Friday, September 30, 2011

Friday Obsessions: A MILLION SUNS, "A Writer's Inbox, and Apples and Honey

Everything I was obsessed with this week.
Because I know you want to know.

1. A MILLION SUNS.  Last week, a book-shaped package was waiting for me outside my door. I thought it was another sweet care package from CP extraordinaire, Gina, but when I looked closer, the return address said, "Penguin."  Uh, excuse me?

I thought maybe they were offering me a three-book deal and the contract was unusually small and fat.

(I know. I crack myself up.)

I opened it up and beheld this:

And promptly had a heart attack.

Then reality hit me and I remembered that I had applied to receive an ARC of A MILLION SUNS through Penguin's website, never ever ever expecting to get a copy.

Then I freaked out and emailed my CPs, screaming "WHAT DO I EVEN DO WITH THIS?!!?!"

And they were both like, " it?"

So I did that. And it ruled. And I'll post all about it once the High Holidays are over, and then I'm going to throw a giveaway of the first book in the series, ACROSS THE UNIVERSE, because 1. I just love Beth Revis and Penguin that much and 2. As much as I love you all (and I do!) I don't love you enough to send you the ARC.

2. "An Agent's Inbox" over at Krista's blog, "Mother. Write. Repeat." 
Krista's one of the queens of secret agent contests in the writing blogosphere, and she's got one going on right now.  (She's also an amazingly talented writer, who I expect to snag an agent any day now.)

You send her your query and first page, and the secret agent responds just like she would if it were actually in her inbox.  (AMAZING.)

Submissions are closed for this round, but I got in by the skin of my teeth - entry #50. Entries are open for critiques from anyone through Tuesday, so run over and visit all the uber-talented writers who have their stuff posted over there! Other entries near and dear to my heart are #41, #47, and #33, so go give them some love too.

3. Apples and Honey.

So, it's the Jewish New Year, and like every Jewish holiday, it's all about the food. We make lots of excuses about eating sweets for three days straight because we're hoping for a "sweet new year" but really? Apples dipped in honey just totally rules in every way possible.

Never had the combo? Go try it. Now. You can thank me later.

4. The WiP - It's been abysmal for writing this week - busiest season at work, so I maybe got in a few hundred words max - but for the first time, the end is in sight. I'm calling it a couple weeks till this pile of bad grammar, repetitions, and run-ons  first draft is finished.  Here are some lines.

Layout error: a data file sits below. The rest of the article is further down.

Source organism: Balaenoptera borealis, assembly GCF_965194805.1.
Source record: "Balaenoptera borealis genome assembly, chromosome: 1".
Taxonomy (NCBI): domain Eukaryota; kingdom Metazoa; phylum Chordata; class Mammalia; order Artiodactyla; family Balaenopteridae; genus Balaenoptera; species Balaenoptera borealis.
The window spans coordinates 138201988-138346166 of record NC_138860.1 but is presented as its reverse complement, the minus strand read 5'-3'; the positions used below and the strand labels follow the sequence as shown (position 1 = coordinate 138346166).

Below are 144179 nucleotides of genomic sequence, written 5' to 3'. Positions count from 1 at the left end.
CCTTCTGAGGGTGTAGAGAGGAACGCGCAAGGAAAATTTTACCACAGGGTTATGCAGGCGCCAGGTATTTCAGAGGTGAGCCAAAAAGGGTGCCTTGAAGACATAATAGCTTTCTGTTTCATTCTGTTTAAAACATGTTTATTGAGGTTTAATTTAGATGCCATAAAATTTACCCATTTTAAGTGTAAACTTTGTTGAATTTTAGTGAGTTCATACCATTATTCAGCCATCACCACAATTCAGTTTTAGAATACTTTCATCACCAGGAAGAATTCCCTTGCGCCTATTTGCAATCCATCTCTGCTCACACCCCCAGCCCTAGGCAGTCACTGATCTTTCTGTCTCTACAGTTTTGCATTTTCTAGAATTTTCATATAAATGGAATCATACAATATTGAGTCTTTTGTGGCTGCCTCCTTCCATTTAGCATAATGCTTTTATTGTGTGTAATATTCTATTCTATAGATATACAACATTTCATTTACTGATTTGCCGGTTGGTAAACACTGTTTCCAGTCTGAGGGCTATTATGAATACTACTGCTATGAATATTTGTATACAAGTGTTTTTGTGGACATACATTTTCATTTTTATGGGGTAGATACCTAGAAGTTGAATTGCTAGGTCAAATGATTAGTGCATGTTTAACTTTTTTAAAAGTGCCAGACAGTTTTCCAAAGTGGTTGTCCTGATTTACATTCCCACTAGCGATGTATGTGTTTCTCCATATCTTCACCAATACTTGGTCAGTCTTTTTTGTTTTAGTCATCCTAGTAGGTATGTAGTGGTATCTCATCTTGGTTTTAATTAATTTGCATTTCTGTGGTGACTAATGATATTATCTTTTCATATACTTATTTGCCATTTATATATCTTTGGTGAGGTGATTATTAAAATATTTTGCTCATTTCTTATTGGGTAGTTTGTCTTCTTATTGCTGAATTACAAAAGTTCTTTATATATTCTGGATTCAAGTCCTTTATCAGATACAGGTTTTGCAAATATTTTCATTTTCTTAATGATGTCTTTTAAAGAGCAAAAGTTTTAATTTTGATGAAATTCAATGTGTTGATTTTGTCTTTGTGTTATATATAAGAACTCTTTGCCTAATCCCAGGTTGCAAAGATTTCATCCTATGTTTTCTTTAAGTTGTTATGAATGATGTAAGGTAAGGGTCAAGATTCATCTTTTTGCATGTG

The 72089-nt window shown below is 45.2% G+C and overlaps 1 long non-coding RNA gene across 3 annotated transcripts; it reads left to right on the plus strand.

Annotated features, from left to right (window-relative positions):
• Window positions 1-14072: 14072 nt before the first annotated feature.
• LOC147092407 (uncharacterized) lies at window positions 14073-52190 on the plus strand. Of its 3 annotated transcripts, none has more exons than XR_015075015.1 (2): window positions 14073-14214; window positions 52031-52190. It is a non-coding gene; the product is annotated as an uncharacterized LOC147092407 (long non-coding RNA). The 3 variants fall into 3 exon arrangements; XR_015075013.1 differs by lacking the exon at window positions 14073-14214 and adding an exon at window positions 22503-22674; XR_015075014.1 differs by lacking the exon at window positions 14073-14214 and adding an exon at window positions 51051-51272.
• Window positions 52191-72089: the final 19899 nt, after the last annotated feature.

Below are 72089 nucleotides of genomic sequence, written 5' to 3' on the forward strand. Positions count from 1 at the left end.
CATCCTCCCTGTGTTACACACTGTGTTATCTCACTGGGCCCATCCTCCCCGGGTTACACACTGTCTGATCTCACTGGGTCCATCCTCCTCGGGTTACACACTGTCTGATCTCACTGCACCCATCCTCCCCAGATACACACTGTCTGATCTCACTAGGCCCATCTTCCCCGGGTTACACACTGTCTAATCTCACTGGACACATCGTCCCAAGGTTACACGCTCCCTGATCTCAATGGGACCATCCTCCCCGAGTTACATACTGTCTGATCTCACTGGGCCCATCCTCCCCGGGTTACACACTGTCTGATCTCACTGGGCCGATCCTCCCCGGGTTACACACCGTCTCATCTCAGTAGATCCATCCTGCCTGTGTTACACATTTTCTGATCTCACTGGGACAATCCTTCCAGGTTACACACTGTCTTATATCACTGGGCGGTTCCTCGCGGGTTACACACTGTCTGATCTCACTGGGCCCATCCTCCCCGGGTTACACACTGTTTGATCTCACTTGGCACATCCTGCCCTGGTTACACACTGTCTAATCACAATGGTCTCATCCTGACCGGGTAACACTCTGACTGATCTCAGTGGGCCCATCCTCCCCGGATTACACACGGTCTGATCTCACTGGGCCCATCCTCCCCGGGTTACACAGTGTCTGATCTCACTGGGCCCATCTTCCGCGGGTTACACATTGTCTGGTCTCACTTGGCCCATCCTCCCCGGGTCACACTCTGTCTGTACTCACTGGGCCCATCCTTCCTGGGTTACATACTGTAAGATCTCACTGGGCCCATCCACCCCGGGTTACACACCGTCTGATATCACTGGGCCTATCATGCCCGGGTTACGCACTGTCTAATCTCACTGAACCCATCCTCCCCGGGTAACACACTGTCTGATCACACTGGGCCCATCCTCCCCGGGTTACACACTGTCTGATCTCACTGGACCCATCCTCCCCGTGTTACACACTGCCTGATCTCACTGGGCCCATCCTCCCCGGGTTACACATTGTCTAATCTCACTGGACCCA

I run downstairs and Mom raises an eyebrow at me. “You look nice, sweetie.”

I’m not feeling that generous, so I kind of raise an eyebrow at her and make a lot of noise unwrapping my Twinkies so I don’t have to talk to her. I stand there, fidgeting while eating, impatient with the slowness of my own chewing.
“I made some eggs, honey,” Daddy calls from the kitchen.
I swallow hard and call, “Thanks, gotta go though.” I would rather die than eat the jiggly yellow-and white grossness that is scrambled eggs, and Dad knows that. But he doesn’t want to feed me. He wants to hear about me studying with my friends, like a normal kid.
As much as Dad loves me, even he wants me to be normal. Pick a side, already.
I slug back a glass of chocolate milk, rinse it and throw it in the dish sterilizer, and stride out, before I even get to hassle Max and Michael for the morning.
There’s a damp chill to the air made up of the first days of autumn and the dew from the grass. I slump into my car, and fumble through my bag for my keys. My fingers fidget, like I’ve had too much coffee, even though I haven’t had a drop since yesterday morning. I crank up the heat and briefly consider digging out Elias’s sweatshirt, then decide that wearing it would make me look like a tool, or at least like one of the girls crushing on him. No chance.
Then I look at the clock - 6:45. Half an hour before I have to leave for school.
What is wrong with me?

Your turn! What were you obsessed with this week?

Wednesday, September 28, 2011

One Writer's Jew Year Resolutions

So, the Jewish New Year is here, y'all. Every year at the beginning of autumn, Jews get together and reflect on how they haven't behaved as well as they could have, or had the best outlook on things, and what changes they need to make.